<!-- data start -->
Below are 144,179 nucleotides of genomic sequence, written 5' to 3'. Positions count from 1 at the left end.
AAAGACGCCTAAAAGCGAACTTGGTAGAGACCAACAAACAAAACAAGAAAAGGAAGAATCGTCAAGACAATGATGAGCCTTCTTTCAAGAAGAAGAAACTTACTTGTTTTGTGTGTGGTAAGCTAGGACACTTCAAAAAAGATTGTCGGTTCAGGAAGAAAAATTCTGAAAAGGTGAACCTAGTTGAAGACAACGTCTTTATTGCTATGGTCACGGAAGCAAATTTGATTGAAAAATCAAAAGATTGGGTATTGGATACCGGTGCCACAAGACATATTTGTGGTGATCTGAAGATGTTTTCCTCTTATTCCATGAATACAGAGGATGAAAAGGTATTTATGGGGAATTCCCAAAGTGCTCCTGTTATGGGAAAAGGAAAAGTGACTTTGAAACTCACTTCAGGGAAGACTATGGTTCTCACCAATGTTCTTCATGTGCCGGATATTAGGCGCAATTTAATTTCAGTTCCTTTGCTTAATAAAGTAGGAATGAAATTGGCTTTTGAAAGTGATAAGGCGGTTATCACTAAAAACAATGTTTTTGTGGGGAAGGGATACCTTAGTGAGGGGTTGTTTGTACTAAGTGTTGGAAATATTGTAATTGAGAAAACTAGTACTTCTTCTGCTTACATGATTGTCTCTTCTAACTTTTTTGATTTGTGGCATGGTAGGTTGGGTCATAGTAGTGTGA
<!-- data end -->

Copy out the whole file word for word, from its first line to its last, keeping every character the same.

Below are 144,179 nucleotides of genomic sequence, written 5' to 3'. Positions count from 1 at the left end.
AAAGACGCCTAAAAGCGAACTTGGTAGAGACCAACAAACAAAACAAGAAAAGGAAGAATCGTCAAGACAATGATGAGCCTTCTTTCAAGAAGAAGAAACTTACTTGTTTTGTGTGTGGTAAGCTAGGACACTTCAAAAAAGATTGTCGGTTCAGGAAGAAAAATTCTGAAAAGGTGAACCTAGTTGAAGACAACGTCTTTATTGCTATGGTCACGGAAGCAAATTTGATTGAAAAATCAAAAGATTGGGTATTGGATACCGGTGCCACAAGACATATTTGTGGTGATCTGAAGATGTTTTCCTCTTATTCCATGAATACAGAGGATGAAAAGGTATTTATGGGGAATTCCCAAAGTGCTCCTGTTATGGGAAAAGGAAAAGTGACTTTGAAACTCACTTCAGGGAAGACTATGGTTCTCACCAATGTTCTTCATGTGCCGGATATTAGGCGCAATTTAATTTCAGTTCCTTTGCTTAATAAAGTAGGAATGAAATTGGCTTTTGAAAGTGATAAGGCGGTTATCACTAAAAACAATGTTTTTGTGGGGAAGGGATACCTTAGTGAGGGGTTGTTTGTACTAAGTGTTGGAAATATTGTAATTGAGAAAACTAGTACTTCTTCTGCTTACATGATTGTCTCTTCTAACTTTTTTGATTTGTGGCATGGTAGGTTGGGTCATAGTAGTGTGA